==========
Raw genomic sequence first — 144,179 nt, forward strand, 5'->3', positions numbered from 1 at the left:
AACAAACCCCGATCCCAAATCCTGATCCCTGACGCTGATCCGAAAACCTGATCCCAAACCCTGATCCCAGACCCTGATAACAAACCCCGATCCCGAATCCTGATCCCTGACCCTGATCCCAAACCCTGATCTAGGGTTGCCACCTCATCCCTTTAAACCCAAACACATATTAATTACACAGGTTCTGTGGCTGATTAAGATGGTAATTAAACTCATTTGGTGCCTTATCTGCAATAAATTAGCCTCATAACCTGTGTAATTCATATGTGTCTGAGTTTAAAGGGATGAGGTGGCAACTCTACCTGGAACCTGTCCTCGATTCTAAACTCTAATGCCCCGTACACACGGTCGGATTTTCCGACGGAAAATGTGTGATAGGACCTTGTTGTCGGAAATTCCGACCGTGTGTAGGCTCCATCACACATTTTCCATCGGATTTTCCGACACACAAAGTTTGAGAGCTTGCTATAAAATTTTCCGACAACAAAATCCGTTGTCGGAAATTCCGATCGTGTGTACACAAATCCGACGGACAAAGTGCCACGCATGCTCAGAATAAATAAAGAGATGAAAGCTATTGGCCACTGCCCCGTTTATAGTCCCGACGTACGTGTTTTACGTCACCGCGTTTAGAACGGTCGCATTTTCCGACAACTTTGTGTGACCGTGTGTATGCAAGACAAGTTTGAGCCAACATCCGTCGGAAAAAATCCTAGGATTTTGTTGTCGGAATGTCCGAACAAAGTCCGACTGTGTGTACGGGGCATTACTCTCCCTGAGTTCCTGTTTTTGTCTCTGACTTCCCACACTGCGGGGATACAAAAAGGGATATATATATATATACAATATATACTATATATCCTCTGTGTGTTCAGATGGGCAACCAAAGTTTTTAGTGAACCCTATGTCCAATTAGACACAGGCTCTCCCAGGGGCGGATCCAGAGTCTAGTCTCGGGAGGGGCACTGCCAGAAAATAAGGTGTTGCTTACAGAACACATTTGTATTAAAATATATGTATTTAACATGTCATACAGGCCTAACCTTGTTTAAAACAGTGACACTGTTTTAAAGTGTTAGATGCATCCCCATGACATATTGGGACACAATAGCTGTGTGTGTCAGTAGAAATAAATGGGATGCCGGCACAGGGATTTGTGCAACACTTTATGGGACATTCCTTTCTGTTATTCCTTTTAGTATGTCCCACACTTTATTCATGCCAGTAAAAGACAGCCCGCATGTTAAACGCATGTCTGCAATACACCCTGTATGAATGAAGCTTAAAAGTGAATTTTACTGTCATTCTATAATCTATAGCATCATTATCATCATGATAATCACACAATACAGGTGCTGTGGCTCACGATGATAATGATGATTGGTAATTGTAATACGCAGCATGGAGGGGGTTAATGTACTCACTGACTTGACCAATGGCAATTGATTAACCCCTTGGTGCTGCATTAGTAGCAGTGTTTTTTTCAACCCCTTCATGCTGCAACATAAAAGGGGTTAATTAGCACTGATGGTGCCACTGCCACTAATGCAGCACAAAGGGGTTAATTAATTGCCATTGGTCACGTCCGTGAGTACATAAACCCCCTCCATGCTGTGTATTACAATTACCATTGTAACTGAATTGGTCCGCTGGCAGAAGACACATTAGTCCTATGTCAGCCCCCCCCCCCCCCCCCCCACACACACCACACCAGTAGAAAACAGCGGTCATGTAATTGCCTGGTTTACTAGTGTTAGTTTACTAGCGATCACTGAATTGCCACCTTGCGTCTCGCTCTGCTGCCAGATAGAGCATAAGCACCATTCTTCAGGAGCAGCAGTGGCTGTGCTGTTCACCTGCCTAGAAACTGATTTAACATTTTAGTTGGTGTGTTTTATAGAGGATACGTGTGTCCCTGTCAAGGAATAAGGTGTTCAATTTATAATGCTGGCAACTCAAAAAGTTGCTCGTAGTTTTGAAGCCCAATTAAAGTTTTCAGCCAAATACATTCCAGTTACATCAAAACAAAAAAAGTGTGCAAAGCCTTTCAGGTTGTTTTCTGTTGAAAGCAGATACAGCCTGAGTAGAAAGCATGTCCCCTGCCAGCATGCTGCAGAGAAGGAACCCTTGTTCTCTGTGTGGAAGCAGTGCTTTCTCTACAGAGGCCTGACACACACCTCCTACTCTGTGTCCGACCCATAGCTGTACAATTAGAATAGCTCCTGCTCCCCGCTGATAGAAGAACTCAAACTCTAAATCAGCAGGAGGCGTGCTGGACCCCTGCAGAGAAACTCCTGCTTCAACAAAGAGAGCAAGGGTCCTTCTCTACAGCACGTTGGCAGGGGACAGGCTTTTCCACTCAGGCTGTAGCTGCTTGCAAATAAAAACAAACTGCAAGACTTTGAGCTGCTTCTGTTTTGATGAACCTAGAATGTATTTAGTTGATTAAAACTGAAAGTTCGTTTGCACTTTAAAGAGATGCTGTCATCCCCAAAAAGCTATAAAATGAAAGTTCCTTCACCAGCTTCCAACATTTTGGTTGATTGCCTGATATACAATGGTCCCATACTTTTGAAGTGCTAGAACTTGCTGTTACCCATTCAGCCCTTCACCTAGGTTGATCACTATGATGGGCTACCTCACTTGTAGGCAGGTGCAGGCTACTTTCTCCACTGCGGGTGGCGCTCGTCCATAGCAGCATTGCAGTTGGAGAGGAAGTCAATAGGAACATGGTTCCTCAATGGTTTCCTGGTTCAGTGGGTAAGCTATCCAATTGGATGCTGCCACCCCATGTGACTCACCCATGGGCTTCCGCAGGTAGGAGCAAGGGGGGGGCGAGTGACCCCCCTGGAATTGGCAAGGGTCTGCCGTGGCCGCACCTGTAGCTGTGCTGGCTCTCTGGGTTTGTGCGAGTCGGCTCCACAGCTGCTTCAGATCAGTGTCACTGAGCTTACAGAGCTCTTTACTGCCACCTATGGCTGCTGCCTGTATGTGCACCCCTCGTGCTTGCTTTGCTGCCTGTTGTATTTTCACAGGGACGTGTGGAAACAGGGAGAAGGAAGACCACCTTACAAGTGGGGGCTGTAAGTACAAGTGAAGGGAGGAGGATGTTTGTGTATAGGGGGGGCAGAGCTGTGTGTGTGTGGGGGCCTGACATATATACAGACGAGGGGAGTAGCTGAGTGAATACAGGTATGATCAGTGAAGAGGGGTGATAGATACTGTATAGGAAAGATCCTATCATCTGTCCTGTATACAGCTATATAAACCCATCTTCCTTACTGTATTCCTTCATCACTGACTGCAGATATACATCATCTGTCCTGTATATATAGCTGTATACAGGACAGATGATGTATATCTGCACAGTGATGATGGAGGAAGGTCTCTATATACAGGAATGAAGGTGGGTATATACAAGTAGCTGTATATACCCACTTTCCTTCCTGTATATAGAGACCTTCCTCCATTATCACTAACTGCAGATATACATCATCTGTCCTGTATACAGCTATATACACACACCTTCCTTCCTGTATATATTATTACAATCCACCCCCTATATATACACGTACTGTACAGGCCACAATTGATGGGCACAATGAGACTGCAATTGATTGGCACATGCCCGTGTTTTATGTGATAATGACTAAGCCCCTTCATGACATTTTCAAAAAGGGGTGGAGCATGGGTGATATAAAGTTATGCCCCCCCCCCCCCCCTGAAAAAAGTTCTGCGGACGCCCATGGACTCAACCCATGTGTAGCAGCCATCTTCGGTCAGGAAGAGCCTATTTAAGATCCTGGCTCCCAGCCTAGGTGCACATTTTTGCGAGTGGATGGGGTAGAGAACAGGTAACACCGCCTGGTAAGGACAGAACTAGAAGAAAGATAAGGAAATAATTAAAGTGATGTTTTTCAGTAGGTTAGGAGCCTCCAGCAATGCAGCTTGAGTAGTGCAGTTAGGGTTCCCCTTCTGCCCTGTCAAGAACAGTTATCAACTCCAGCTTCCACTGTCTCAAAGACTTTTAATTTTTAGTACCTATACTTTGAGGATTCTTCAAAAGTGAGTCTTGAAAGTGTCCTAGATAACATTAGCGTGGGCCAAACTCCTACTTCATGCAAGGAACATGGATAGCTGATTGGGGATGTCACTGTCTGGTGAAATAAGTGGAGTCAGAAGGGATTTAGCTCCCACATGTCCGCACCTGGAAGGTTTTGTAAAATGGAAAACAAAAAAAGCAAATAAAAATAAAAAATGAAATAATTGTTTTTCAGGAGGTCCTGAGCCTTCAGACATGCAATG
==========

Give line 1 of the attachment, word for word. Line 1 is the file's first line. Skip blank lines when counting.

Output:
Raw genomic sequence first — 144,179 nt, forward strand, 5'->3', positions numbered from 1 at the left: